The Philippine Daily Inquirer on its front page yesterday proved that, in our country, there are two types of justice that are applied: one for the poor, and one for the rich.
On its front page were several photos of the posh living quarters that convicts Romeo Jalosjos and Claudio Teehankee Jr stayed in while they were incarcerated in the National Bureau of Prisons compound. Inside the room were various luxuries and amenities that a lot of our countrymen who aren’t criminals would not be able to afford even after years of toil. How can government officials say that rehabilitation for these people has occurred even though these criminals were provided with all the amenities of good living? How can the government say that there is justice when rich prisoners can have all the space they need, while poor prisoners have to be packed like sardines?
In addition to this, despite their monstrous crimes, criminals such as Jalosjos and Teehankee were pardoned by the President and set free, almost in defiance of the victims and their relatives. Given the fact that Teehankee’s brother Manuel is currently a government official, the common perception is that some strings were pulled in order to make this release a reality. Given the attitude of this administration, that perception isn’t so farfetched.
At the same time, the sheer arrogance of these government officials in defending their indefensible actions is unbelievable. For one, Press Secretary Jesus Dureza, whose previous stint as MILF peace negotiator gave us the controversial Memorandum of Agreement on Ancestral Domain, tries to spin the situation by saying that Teehankee hadn’t been pardoned; his sentence was merely commuted, and, because of this, given his length of incarceration, he has already served his time. He also tries to label the situation as a ‘rich vs rich’ situation, saying that that was the reason it was given a lot of media focus.
Never mind, of course, the nature of Teehankee’s crime. Never mind the fact that Teehankee killed a 16-year old girl, along with one of her companions, in cold blood, and wounded her other companion. As for the serving of the sentence, it should be remembered that Teehankee was meted 2 life sentences; in real terms, that’s 80 years. By having his sentence commuted, he would barely have served a fourth of the total sentence. Is that justice?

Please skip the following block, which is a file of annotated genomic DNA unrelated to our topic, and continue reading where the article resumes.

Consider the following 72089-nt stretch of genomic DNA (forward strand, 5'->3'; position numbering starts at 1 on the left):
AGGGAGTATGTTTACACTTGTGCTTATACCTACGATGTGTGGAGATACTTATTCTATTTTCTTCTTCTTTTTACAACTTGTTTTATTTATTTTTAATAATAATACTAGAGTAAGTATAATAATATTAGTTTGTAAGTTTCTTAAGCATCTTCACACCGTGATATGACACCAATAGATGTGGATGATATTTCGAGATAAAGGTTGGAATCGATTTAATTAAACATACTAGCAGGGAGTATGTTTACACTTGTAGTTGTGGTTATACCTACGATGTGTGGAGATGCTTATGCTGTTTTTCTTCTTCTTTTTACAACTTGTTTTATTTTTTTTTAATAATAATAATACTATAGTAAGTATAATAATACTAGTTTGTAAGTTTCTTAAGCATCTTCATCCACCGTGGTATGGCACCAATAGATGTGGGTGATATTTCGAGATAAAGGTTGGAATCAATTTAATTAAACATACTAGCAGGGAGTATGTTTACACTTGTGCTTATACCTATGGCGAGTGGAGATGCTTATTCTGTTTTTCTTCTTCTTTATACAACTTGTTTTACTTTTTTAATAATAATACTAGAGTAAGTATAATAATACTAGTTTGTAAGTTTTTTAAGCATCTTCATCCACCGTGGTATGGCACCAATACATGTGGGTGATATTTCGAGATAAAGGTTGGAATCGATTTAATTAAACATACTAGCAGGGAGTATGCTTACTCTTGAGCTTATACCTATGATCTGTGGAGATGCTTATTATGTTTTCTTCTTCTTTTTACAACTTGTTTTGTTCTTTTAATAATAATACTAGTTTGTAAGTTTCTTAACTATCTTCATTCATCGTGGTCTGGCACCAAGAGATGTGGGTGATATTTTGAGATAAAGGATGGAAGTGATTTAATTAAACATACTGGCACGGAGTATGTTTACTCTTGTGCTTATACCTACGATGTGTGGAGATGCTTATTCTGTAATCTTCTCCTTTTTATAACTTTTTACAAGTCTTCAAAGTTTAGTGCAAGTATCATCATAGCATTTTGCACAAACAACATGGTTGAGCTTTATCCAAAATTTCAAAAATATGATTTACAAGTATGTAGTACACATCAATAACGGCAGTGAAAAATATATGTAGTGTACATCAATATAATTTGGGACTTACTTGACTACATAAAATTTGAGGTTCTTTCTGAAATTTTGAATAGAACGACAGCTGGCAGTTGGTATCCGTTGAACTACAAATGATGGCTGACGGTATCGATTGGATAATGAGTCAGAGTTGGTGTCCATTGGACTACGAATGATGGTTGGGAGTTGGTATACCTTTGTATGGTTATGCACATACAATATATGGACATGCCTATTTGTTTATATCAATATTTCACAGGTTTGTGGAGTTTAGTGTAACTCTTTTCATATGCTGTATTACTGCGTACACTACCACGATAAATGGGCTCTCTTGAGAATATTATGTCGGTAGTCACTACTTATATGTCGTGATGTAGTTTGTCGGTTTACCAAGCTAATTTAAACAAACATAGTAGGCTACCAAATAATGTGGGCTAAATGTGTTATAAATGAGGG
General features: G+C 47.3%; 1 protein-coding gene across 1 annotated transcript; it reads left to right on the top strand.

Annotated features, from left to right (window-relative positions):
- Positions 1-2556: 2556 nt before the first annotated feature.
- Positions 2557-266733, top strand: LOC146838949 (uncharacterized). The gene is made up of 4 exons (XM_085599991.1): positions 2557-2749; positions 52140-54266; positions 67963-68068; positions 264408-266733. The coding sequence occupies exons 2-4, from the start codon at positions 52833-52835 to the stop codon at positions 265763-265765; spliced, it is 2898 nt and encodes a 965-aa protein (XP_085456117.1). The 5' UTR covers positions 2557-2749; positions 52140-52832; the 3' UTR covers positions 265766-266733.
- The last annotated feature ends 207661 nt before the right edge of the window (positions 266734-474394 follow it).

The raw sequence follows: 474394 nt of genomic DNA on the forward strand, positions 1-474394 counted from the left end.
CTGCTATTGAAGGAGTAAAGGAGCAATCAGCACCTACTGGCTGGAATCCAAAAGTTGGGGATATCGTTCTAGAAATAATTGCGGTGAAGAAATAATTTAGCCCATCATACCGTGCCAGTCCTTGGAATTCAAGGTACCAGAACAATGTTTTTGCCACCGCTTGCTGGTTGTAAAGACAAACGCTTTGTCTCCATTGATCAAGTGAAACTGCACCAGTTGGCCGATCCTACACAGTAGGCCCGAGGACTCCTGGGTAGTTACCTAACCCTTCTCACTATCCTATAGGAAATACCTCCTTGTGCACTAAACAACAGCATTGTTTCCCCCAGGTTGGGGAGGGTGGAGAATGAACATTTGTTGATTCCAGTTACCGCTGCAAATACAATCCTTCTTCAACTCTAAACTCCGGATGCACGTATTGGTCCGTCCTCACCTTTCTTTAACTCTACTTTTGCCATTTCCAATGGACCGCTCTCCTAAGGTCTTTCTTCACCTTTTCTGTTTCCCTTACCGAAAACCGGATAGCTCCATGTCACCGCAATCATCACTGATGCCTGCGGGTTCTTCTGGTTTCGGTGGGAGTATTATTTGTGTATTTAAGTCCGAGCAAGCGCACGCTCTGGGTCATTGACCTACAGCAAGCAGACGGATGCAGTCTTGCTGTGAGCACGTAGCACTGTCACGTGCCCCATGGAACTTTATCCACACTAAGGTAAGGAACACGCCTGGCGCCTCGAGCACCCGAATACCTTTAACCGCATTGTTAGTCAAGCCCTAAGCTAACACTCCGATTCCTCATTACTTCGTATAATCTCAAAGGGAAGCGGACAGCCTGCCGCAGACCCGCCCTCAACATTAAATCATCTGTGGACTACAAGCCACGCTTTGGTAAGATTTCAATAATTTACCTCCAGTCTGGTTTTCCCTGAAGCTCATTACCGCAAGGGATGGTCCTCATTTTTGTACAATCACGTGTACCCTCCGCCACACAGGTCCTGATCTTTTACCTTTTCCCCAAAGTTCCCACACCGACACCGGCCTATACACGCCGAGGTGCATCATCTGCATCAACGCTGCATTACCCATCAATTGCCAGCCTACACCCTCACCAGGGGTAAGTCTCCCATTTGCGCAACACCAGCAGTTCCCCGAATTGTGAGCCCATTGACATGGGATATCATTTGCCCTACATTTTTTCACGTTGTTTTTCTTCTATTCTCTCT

More than Dureza, however, Injustice Secretary Raul Gonzalez, symbolizes the government’s insensitivity to the victims and their relatives, and, despite this, he is probably one of the officials with the longest tenure in this administration.
His latest statement was to call the Hultmans ‘hypocrites’ and ‘suffering from amnesia’ as he claimed that the Hultmans were informed about the release, and that they had signed a document which stated that they would not contest the pardoning of Teehankee.
First of all, while it is true that the listing of Teehankee as one of the persons to be pardoned was published in the newspaper, if the government was truly sensitive to the victims’ families’ plight, it should take it upon itself to inform the families directly; it may be legally defensible, but it’s doesn’t seem like a moral action.
Secondly, it’s possible that the Hultmans simply signed the document in order to move on, and trusted that no President in his or her right mind would pardon Teehankee. Presidents Aquino, Ramos, and Estrada didn’t touch the case. But then again, the Hultmans didn’t foresee the coming of President Arroyo, who must be setting a record of sorts for pardoning everything except the kitchen sink.
I do not know what pull Gonzalez has for holding on to his post, despite the fact that he has defiled and debased his Cabinet position countless times; his latest comments about the Hultmans is only one of many a stupid statement he has made as Justice Secretary. Does he have some inside knowledge about the President’s doings, that he cannot be fired, lest he spills the beans? Or is his staying in his position a calculated move in order to deflect criticism away from the President?
Teehankee’s release is yet another log on the smouldering fire of discontent against the Arroyo administration. The President continues to have luck on her side, however, as the Filipino people have not yet seen anyone who is virtuous enough to replace her; otherwise, had that person been found, she would have been lynched ages ago. Instead, people are simply waiting for her to step down in 2010. But, with idiots like Dureza and Gonzalez speaking on her behalf, she had better be ready for the backlash once she does step down.